Our relationship with Europe
New Zealand has strong relationships with individual countries in Europe, and with the EU. Our connections vary from the new and friendly, to enduring relationships with countries that we share deep historical ties with. Shared experiences in both World Wars created strong connections with Belgium, France, Greece, Italy, Poland, the UK, and other countries in Europe.
As well as the British, Italians, Germans, French and Dalmatians were among early European immigrants to New Zealand. After World War II, there was another wave of immigration from the Netherlands and Wellington became home to more than 700 Polish orphans. More Polish immigrated in the 1980s. In 2014 the UK was the second largest source of long-term migrants to New Zealand with over 13,000 arrivals. There's also a strong sporting rivalry with France and England, Ireland, Scotland and Wales on the rugby field.
New Zealand has working holiday schemes with 22 European countries: Austria, Belgium, Croatia, the Czech Republic, Denmark, Estonia, Finland, France, Germany, Hungary, Ireland, Italy, Latvia, Malta, the Netherlands, Norway, Poland, Slovakia, Slovenia, Spain, Sweden and the UK.
Our formal connections with European countries include our work with international organisations such as the UN and the OECD (Organisation for Economic Cooperation and Development) and the EU.
Our cooperation with European partners spans a number of spheres including political and security issues, climate change and the evironment, and development in the Pacific. European countries are our most significant science and innovation partners. More than half of New Zealand’s researchers have an active collaboration with a European partner.
New Zealand also has working holiday schemes with 22 European countries.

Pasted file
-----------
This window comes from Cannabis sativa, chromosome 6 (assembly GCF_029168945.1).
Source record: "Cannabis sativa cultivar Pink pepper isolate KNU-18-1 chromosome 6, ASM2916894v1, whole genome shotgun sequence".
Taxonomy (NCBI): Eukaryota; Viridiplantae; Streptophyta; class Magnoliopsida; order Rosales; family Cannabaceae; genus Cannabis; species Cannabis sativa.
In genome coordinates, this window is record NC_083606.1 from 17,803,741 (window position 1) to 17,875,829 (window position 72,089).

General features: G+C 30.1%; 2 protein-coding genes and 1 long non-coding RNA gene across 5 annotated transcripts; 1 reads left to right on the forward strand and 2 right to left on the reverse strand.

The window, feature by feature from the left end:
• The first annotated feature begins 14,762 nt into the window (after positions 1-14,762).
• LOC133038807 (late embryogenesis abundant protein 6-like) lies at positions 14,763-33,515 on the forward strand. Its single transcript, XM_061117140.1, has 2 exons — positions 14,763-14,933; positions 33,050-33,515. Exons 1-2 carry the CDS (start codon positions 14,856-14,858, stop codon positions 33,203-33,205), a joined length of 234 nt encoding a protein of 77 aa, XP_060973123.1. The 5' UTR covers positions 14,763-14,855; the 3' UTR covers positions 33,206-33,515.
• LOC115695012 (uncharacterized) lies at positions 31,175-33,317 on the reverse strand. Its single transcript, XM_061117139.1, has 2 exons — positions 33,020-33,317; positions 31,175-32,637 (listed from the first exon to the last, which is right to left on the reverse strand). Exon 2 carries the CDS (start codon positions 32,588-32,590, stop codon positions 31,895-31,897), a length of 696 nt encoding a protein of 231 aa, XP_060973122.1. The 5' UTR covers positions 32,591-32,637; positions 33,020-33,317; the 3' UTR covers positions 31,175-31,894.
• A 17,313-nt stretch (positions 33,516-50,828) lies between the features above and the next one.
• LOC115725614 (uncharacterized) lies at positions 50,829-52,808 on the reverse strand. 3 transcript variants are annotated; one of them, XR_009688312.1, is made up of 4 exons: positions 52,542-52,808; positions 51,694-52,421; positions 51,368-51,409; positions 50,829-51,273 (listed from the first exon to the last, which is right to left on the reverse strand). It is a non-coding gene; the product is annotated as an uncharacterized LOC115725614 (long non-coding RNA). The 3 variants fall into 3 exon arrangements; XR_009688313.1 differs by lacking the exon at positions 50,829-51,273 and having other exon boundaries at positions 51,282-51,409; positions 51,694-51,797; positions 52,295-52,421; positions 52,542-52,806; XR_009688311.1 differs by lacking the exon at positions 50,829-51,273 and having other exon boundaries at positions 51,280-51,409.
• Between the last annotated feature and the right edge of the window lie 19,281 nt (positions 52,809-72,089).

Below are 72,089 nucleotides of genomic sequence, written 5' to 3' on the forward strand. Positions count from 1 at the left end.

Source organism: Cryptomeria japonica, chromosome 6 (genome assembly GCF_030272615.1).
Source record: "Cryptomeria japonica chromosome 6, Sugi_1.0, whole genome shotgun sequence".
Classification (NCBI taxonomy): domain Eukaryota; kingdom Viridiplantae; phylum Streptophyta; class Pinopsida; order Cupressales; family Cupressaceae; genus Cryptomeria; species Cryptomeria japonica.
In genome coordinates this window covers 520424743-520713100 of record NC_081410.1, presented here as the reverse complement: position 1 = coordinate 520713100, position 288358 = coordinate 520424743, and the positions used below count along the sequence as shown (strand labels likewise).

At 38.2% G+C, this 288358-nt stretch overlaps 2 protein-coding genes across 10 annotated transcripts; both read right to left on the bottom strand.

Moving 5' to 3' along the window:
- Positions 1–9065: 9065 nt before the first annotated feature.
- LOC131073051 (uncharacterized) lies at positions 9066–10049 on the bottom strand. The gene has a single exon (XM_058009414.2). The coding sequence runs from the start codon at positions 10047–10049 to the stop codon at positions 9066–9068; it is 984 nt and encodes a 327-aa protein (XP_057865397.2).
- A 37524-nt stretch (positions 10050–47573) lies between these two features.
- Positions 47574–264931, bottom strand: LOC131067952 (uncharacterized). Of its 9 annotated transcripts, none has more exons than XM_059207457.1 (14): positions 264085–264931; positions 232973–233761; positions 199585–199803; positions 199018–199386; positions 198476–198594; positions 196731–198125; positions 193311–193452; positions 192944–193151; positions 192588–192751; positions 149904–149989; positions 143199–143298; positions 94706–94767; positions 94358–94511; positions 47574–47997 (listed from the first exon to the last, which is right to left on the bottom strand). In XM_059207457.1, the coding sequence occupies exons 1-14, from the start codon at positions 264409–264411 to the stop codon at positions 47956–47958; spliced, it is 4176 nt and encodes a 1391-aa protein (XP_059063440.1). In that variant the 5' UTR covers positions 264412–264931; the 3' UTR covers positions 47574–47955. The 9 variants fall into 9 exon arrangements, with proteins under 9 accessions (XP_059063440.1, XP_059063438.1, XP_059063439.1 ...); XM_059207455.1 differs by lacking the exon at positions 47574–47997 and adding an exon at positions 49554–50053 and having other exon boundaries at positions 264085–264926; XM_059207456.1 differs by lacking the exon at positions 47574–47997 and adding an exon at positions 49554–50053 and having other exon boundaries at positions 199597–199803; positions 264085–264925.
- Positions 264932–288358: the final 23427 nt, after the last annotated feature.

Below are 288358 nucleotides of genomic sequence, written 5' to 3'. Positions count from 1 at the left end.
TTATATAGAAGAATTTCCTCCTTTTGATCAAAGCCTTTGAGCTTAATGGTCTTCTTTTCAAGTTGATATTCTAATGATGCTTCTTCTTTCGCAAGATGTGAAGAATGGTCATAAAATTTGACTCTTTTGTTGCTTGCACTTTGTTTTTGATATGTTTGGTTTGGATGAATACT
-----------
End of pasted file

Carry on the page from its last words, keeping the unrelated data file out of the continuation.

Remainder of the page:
Most of our two-way trade with Europe is with countries in the EU. The EU is the world's largest economic entity and New Zealand's third largest trading partner overall. Two-way trade was valued at $19.6b in goods and services in the year to June 2014.
Our main gods exports to this region are sheepmeat, followed by wine, fruit, butter and dairy spreads. Imports from the EU are dominated by motor vehicles, aircraft and retail medicines. We also have significant two-way trade in tourism, transport, education and commercial services. Within the EU, the UK, Germany, the Netherlands, France and Italy are our largest individual export destinations.
New Zealand has been exploring options for further liberalising our trade and economic relations with the EU. In a joint statement on the bilateral relationship issued on 29 Octpber 2015, New Zealand and the European Union announced their agreement to start the process for free trade agreement negotiations.
Embassy or High Commission
Representing New Zealand in:
|Austria, Vienna||Austria, Hungary, Slovenia and the Slovak Republic|
|Belgium, Brussels||Belgium, Bulgaria, the European Union, Luxembourg, Romania and Sweden|
|France, Paris||France Monaco and Portugal|
|Germany, Berlin||Germany, Czech Republic, Estonia, Latvia, Liechtenstein, Lithuania and Switzerland|
|Italy, Rome||Italy, Albania, Bosnia and Herzegovina, Croatia, Cyprus, former Yugoslav Republic of Macedonia, Greece, Malta, Montenegro, San Marino and Serbia|
|The Netherlands, The Hague||The Netherlands, Denmark, Finland, Holy See (Vatican) and Norway|
|Poland, Warsaw||Poland and Ukraine|
|Russia, Moscow||Russia, Armenia, Belarus, Kazakhstan, the Kyrgyz Republic, Moldova, Tajikistan, Turkmenistan and Uzbekistan|
|Spain, Madrid||Spain and Andorra|
|Switzerland, Geneva||World Trade Organisation and United Nations agencies|
|Turkey, Ankara||Azerbaijan, Georgia, Israel, Jordan, the Palestinian Authority, Turkey|
|United Kingdom, London||United Kingdom, Ireland and Nigeria|